Monday, February 27, 2012

February 27, 2012

Spring hyacinths
Spring is really coming - there have been hints, and they are more convincing each week, if you couldn't tell from seedlings in greenhouses and "false" Spring weather.  Though it hasn't snowed here all winter, March is known for some nasty surprises; this gardener wouldn't mind an early Spring, another chance to win the race to grow the first sun-ripened tomato!

Broccoli seeds sown indoors on Friday evening germinated in just 36 hours; they are now growing under fluorescent lights with bell pepper seedlings; outdoors, spinach seed is sprouting.

Compost is dull business, really.  The compost bin has been in operation now for a little over a year, and we are seeing some nicely-finished product using the slow method; our compost bin is really just a trash receptacle for all garden waste, weeds excepted.  It is too unwieldy to turn.  So it sits, sun and rain, with new organic matter added to the top.  The compost we are harvesting is enough just for a few individual plants in their planting holes, though in time we hope it will be able to amend garden soil on a large scale.

A handful of rich compost.
Autumn leaves and cardboard are mass-composting over the site where our future vegetable garden will be; wet cardboard is very attractive to earth worms:  we call it worm compost.  We don't till it under until it is fully composted.  It takes about a year, and while it lasts on top it does a great job keeping weeds down.

We're mulching all our trees and herb borders this week with contractor's mulch before gardening season gets really busy.  Every tree has been fertilized and will be ready to pop into growth when Spring arrives for real.
Our compost bin

Monday, February 20, 2012

February 20, 2012

Five rows 25-ft. long each sowed with 'Bloomsdale Long Standing' spinach seed
It's that time of year again - spinach!  Cold-weather seeds can be planted as soon as ground can be worked. Grab a handful of soil and squeeze it together: if it crumbles apart when you let go, it's ready to cultivate.  Here's a hint:  garden loam which has plenty of organic humus will be ready to work sooner than unconditioned soil.  This is our second season growing in this bed - last year we grew red clover and sweet corn here; we acidified it with iron sulfate and spread a load of composted manure over before tilling.  The tiller cut through it like butter - wow, what a difference from last year!  800 seeds have been sown down five, 25-foot rows and watered, so we're hoping to see a great harvest in April.

Seedling heat mat warming a cell pack sown with peppers.
Sterilized seed-starting mix greatly improves the viability of seeds started indoors.  Most seed-starting mix is not sterile, but it can be sterilized in a big roasting pot placed in the oven and baked at 300 degrees F for about an hour.  We did this before starting our sweet bell peppers indoors; we use heat mats underneath to create an ideal germinating temperature, and we cover with plastic to keep humidity high until they sprout.  Seeds germinate in half the expected time using this method.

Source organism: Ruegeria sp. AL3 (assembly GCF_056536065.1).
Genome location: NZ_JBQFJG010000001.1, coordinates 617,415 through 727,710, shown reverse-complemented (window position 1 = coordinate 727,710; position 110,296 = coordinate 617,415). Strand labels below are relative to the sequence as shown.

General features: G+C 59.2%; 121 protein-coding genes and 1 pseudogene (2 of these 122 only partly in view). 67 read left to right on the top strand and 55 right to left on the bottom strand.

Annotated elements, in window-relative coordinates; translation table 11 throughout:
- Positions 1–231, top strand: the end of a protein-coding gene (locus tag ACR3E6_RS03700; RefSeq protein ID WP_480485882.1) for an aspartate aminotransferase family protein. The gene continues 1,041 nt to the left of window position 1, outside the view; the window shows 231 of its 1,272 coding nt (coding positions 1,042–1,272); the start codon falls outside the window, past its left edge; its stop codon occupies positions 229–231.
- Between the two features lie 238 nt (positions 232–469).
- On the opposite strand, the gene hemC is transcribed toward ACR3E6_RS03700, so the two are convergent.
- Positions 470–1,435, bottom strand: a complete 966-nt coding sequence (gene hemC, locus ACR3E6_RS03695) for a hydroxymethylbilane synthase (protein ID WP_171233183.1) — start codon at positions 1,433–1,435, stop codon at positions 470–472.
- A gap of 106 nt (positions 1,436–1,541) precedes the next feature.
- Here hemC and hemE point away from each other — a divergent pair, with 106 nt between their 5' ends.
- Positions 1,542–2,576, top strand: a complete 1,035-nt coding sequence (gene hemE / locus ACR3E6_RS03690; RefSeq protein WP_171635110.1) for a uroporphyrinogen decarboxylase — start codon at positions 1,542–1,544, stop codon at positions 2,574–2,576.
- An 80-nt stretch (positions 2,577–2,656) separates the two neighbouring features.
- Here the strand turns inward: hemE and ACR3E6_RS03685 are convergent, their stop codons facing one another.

It wouldn't be too early to plant carrot seed and onion sets outdoors.  This garlic has obviously enjoyed a mild winter and is a little more than half-way through its growing cycle.
White hardneck garlic plants.

Monday, February 13, 2012

February 13, 2012

We start every vegetable we grow from seed, and our catalog order has arrived.  We decide on any new and unusual types or heirloom varieties early in January when we plan what to grow.  New to the vegetable garden this year will be an Opalka paste tomato (replacing Roma), Amish paste tomato, Granddaddy beefsteak tomato, and Knucklehead warted pumpkin; we also replenish some hybrid varieties that we can’t buy locally.  We saved seeds from many of our favorite standard varieties last summer, and the rest of our seeds come from Burpee stands locally. 

Excavating an 8-ft. circle of sod.
We decided to add strawberries this year to our collection of blueberries, cherries, apples, peaches, red-black-and-purple raspberries.  We grew strawberries at the old house but made the mistake of planting them in a newly-tilled section of lawn; although we added weed barrier and mulch, by the third year it was filled with invasive bermuda grass (it’s called wire grass for a reason).  We also grew June-bearing strawberries, which don’t fruit the first year, and since it’s best horticultural practice to replace June-bearers after the second year, they ended up way too labor intensive to enjoy.  Fixing those mistakes, we will be growing everbearing ‘Ozark Beauty’ strawberries in a raised bed with imported organic soil.  Many garden catalogs offer this 6-foot diameter pyramid garden complete with a sprinkler; optional add-ons are a net system to keep the birds out, and a tent cover to act as a mini greenhouse.  We have garden netting and will see if we can rig a do-it-yourself cover to keep birds out.